As you know, I have been trying to find an old several-panel comic strip about cavemen since the late eighties. Surely you knew that. In this strip, a caveman has caveman friends, a canine huppy dod companion, and gets pelted with rocks by a pretty rock trone gul. The strip was in an English Lit book from some forgotten freshman class from long ago that I was required to buy.
Googling “rock trone gul” doesn’t get one very far. It didn’t get me very far in the nineties, and it didn’t get me very far in this millenium either. Weird. But I’ve tried, fitfully, to google little snippets of caveman-speak every few months, knowing certainly that someone, somewhere, would type the appropriate caveman words into their blogs or whatnot, and my decades long quest would finally bear fruit. Rock trone gul. Huppy dod. Issa Ip. Hom tink issa hig. It would happen.
It was the holy grail of googling. Never any hits, but the strip was so good that I knew in my bones that eventually something would pop up. And it has.
“Ip Gissa Gul,” by George Booth. It was a combination of apt search phrases, apt cache searches, and apt Wayback lookbacks that cracked the nut. The catalyzing clue came from a spanish archive of the alt.motorcycles newsgroup. Somebody, for a message or two, used brief snippets of caveman-speak as his signature: “Whu Ip doon huppy dod?” “Hom tont ho.” “Hom tink issa gul!”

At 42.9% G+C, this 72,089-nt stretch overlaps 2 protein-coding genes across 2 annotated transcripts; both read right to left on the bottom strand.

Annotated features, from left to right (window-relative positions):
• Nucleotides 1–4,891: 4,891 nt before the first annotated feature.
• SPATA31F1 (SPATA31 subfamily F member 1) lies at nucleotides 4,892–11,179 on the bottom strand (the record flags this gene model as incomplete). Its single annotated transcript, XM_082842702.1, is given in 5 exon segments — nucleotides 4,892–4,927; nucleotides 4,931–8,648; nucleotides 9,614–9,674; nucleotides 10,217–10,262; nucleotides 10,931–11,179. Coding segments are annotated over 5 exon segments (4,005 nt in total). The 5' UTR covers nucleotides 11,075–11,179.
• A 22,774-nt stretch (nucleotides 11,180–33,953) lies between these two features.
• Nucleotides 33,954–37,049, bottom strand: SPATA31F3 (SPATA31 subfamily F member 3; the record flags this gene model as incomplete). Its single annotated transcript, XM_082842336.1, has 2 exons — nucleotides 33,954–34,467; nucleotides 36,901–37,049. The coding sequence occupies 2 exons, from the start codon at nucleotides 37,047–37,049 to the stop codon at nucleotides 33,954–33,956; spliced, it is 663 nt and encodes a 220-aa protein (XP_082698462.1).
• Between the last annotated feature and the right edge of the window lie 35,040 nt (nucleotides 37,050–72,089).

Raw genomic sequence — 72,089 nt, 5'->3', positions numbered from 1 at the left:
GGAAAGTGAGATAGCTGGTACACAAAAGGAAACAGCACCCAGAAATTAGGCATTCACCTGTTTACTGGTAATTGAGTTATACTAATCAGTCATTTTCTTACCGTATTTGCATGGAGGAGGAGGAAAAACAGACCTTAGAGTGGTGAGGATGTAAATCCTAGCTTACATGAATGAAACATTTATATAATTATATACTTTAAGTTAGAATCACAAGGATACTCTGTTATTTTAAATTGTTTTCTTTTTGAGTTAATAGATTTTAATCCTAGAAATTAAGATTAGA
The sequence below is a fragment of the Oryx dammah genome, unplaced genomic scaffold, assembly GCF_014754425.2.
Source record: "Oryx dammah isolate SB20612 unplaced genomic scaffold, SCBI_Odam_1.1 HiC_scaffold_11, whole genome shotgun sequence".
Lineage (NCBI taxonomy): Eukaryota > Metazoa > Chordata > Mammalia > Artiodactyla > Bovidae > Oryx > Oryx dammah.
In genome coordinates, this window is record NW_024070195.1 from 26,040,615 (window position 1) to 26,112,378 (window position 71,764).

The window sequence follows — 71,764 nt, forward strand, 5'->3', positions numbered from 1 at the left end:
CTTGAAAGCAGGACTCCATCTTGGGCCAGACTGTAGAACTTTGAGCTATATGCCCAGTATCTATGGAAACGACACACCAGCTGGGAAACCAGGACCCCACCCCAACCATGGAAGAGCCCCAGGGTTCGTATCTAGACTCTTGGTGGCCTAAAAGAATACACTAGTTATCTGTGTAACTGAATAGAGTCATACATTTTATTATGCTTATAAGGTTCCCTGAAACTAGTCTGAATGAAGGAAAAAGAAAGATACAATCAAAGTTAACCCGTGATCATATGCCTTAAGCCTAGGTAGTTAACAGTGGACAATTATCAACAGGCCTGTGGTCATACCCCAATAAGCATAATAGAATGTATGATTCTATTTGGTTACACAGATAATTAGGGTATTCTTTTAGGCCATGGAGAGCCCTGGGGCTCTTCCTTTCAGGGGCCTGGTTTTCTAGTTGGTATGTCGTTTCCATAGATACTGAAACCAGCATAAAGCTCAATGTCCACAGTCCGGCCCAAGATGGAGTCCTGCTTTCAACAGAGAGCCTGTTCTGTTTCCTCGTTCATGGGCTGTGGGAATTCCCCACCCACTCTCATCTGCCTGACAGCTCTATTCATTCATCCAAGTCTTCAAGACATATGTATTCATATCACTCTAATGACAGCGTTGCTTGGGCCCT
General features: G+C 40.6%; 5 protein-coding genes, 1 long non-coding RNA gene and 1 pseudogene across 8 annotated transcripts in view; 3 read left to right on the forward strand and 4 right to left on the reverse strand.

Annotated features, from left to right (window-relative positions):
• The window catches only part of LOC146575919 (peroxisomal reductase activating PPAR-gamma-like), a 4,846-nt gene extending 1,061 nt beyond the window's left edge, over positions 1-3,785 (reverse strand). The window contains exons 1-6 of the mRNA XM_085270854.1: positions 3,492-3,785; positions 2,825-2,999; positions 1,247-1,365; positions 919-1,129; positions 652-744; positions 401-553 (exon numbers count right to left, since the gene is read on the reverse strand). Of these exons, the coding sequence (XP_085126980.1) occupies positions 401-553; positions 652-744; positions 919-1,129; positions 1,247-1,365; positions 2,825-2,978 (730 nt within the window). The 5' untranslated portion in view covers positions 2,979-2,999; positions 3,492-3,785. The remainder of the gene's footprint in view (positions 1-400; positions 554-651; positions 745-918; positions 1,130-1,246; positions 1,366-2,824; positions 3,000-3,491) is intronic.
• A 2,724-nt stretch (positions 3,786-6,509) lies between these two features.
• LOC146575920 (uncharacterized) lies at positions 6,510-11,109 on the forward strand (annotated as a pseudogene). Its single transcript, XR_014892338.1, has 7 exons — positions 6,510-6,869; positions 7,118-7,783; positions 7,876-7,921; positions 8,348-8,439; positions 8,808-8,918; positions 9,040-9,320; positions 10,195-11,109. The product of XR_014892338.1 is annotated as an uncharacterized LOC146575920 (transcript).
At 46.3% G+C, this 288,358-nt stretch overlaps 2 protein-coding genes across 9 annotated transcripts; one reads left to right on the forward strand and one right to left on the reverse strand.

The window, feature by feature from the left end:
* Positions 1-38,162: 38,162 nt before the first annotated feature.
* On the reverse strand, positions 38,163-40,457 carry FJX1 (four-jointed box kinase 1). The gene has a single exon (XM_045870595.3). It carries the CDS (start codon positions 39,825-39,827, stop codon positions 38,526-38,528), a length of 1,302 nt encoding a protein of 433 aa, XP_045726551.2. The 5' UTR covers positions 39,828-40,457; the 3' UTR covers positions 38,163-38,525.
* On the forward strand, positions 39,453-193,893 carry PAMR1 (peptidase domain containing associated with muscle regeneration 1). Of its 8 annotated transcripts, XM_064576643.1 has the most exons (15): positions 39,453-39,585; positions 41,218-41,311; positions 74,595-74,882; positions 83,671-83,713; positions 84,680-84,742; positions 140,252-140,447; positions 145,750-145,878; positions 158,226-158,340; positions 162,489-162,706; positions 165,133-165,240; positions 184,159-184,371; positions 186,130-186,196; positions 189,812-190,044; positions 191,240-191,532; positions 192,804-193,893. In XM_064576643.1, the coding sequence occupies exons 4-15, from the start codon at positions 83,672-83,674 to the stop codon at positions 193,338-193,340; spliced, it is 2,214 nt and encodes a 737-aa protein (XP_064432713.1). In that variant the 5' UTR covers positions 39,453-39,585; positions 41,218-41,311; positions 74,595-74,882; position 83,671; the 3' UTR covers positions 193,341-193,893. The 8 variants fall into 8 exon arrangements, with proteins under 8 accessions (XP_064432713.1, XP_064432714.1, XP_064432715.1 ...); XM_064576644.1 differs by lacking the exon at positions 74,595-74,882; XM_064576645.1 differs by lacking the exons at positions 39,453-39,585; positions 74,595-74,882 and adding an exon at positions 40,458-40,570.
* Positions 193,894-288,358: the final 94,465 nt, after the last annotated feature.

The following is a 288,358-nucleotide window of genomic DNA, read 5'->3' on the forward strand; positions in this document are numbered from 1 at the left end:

It was the break I was looking for. Mostly, it showed that I hadn’t hallucinated the whole thing. An hour later I was rummaging through The New Yorker archives looking for an image. I didn’t find it, but I did find confirmation of the strip’s existence, the strip’s Booth-ness, and the strip’s availability in a giant outrageously expensive compendium that I’ll wait several years before buying. Hell, I’ve waited this long.
I’m a goddamn genius. The only thing that could ruin it is if someone were to say to me “I knew that; why didn’t you just ask me?” because that would require me to curl up into a fetal ball for a week, maybe ten days.